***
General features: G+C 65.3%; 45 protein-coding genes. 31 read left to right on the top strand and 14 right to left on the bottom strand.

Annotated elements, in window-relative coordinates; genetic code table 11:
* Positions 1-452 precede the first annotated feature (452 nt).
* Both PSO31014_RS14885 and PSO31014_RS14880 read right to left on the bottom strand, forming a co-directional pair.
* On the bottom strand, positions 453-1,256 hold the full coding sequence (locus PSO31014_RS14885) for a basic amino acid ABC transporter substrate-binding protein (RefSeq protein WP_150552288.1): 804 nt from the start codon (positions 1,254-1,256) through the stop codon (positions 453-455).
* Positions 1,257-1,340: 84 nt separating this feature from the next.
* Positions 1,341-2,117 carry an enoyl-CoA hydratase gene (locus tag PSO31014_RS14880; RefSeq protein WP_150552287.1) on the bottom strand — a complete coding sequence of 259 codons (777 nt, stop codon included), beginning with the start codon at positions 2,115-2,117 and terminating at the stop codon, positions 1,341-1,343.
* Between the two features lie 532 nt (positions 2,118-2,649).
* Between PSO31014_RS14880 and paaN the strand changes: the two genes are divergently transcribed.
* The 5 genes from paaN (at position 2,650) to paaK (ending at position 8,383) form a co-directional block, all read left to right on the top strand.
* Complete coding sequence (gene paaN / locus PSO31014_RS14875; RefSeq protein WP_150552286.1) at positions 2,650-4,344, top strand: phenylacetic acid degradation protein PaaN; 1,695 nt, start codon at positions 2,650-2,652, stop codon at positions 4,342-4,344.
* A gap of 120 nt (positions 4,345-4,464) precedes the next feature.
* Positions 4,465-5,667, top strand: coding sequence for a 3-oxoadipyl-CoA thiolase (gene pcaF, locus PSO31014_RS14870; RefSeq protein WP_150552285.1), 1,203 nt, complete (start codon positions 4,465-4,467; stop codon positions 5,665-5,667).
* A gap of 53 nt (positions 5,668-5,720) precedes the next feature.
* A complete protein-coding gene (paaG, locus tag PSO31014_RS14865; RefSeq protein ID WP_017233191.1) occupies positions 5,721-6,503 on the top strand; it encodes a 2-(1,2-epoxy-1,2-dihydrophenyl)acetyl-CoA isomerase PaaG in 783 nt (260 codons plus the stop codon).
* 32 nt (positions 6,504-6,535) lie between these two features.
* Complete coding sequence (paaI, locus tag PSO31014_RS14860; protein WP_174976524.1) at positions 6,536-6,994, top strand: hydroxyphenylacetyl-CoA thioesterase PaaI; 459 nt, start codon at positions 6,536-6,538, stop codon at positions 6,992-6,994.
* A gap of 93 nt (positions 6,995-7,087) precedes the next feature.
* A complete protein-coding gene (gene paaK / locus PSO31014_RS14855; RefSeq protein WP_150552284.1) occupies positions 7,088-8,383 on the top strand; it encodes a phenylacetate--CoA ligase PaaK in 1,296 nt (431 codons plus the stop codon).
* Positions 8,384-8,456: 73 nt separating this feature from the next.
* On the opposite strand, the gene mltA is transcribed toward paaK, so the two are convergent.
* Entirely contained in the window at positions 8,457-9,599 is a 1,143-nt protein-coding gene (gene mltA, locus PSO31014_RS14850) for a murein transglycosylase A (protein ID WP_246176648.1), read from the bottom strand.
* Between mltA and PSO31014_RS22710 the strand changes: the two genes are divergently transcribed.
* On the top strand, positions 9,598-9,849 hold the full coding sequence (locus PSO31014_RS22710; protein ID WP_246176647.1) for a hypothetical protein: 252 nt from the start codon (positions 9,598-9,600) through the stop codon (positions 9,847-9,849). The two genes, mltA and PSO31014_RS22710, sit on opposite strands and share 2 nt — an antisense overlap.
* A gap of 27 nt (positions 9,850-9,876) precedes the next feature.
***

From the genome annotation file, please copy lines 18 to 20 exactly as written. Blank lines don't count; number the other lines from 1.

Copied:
* A gap of 93 nt (positions 6,995-7,087) precedes the next feature.
* A complete protein-coding gene (gene paaK / locus PSO31014_RS14855; RefSeq protein WP_150552284.1) occupies positions 7,088-8,383 on the top strand; it encodes a phenylacetate--CoA ligase PaaK in 1,296 nt (431 codons plus the stop codon).
* Positions 8,384-8,456: 73 nt separating this feature from the next.